With a single 3 minute interruption, at points 15 -> 17, the maximum impact is 22 minutes while with three 1 minute interruptions, at points 14, 18 and 23, the maximum impact reaches the 29 minutes, almost 30% greater.

D. Long Interruptions

A Picture of a Negative urge: the 15 minute break

When the interruption is over 10 minutes the First Directional goes negative. This means that while we initially began at zero now we are beginning at below zero. This is shown below.

We are reminded of the class that is interrupted by a 10-minute fire drill. The momentum of the class is lost and is actually negative. Unless the teacher is exceptional the class might never recover from this hole in the session. When the kids came into the class they were at zero and ready to learn. Now that there is this huge interruption, the attention has shifted from class to relationships. The teacher may as well give up and come back tomorrow.

Mechanically only 10 minutes have been lost. There is still 40 minutes of class time. However if you’ve ever taught, this type of interruption is fatal for the student’s attention, which has a tendency to drift under the best of circumstances. This Directional Momentum model can also be applied to the student’s attention span in class. At neutral when they enter the class, their attention and concentration on the topic grows, peaks out, and then falls. An interruption kills the attention for the topic. It is almost if the student goes into a trance where he is receptive to new information. If the trance is broken prematurely the door closes on new information. The Threshold of Generation is not reached. The Firing is unsuccessful. Come back tomorrow. Conversely if there are no interruptions the Threshold of Generation is crossed - the Door opens - the new information passes through and is stored efficiently for easy retrieval. The class has been successful.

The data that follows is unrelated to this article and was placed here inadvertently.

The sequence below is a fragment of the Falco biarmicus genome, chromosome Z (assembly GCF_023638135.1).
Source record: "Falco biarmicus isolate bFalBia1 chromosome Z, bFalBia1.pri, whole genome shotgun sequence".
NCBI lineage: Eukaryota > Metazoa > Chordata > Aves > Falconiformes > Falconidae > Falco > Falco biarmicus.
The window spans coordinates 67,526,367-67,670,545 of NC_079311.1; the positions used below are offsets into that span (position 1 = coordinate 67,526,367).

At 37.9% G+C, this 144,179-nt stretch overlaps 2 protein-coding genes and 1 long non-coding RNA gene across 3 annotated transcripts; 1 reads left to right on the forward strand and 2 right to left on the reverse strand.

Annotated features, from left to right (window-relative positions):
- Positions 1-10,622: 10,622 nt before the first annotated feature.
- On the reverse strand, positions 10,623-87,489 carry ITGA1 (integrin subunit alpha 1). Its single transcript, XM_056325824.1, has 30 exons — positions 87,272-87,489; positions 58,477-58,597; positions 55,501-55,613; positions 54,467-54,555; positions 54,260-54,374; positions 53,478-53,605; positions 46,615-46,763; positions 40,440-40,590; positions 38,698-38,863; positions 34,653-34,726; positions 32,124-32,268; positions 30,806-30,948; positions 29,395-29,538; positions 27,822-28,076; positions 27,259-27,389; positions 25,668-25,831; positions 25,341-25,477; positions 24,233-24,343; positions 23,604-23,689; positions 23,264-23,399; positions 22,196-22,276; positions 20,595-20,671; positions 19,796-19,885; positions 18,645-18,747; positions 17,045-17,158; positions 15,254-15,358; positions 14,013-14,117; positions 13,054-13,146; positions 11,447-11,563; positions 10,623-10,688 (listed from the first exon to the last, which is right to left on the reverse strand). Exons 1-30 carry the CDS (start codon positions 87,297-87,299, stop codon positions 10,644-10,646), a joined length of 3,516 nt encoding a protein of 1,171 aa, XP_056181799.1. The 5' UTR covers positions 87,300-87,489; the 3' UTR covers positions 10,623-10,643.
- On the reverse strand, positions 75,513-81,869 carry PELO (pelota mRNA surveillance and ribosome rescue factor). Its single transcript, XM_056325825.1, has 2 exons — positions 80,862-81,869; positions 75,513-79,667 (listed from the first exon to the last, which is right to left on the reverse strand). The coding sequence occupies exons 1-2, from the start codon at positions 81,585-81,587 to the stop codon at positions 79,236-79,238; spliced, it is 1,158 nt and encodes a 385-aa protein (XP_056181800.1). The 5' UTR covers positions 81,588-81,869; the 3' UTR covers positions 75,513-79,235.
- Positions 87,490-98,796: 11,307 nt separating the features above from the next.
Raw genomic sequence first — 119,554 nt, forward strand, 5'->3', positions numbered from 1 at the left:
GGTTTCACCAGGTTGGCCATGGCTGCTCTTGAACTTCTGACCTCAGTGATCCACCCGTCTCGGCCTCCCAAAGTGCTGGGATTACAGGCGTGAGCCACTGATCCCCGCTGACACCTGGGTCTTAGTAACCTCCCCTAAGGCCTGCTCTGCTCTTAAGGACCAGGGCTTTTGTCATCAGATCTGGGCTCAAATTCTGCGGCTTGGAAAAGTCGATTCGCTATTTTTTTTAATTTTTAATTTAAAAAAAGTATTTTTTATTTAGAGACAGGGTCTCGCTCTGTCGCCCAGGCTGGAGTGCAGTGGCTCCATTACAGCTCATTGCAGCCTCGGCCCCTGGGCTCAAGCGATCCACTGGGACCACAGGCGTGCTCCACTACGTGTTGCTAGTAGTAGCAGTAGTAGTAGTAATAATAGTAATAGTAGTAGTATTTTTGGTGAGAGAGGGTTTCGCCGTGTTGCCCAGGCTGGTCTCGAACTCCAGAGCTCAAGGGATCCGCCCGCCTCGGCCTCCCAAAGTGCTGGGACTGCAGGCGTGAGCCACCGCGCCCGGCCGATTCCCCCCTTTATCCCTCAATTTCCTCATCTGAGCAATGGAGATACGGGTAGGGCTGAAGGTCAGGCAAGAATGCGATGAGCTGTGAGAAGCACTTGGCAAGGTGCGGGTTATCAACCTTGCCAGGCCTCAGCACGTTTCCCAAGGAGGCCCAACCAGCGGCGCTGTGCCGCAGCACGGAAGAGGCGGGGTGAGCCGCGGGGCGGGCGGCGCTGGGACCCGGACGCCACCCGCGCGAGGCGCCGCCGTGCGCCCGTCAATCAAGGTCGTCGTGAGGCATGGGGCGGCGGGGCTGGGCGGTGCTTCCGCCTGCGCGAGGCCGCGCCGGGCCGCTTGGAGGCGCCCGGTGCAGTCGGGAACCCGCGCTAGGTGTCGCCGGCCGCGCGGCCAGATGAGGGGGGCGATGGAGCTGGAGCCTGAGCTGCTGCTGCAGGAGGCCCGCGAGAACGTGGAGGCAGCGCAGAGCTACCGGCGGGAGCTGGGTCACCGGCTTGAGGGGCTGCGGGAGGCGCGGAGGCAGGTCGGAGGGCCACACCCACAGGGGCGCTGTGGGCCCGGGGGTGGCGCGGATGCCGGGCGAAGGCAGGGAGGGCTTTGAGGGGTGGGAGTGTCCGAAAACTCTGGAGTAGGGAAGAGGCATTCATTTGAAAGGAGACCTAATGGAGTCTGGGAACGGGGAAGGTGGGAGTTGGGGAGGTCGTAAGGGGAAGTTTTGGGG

Let it be noted that the secondary peak, the peak after the interruption, does not get lower and lower as the interruption grows. Indeed the maximum impact on the peak occurs when there is a 7-minute interruption. At this point the secondary peak only reaches about 3/4, i.e. 75% of the total potential. Indeed this secondary peak can only reach about 80% of the uninterrupted peak if the interruption is from about 4 to 15 minutes at the wrong time, (or right depending on whether the object is to kill the Data Stream or augment it). A two to three minute interruption is similar to a 20 to 25 minute interruption in terms of peak potential, taking about 15% off the peak. From one minute break at the wrong time is equivalent to a 30 to 40 minutes in terms of secondary peak potential. At this point only 10 % is taken off the uninterrupted peak. An interruption of about 45 to 65 minutes takes about 5% off the peak. Above a 65-minute break, the secondary peak approaches the primary peak as the break gets longer. This condition is demonstrated in the chart below.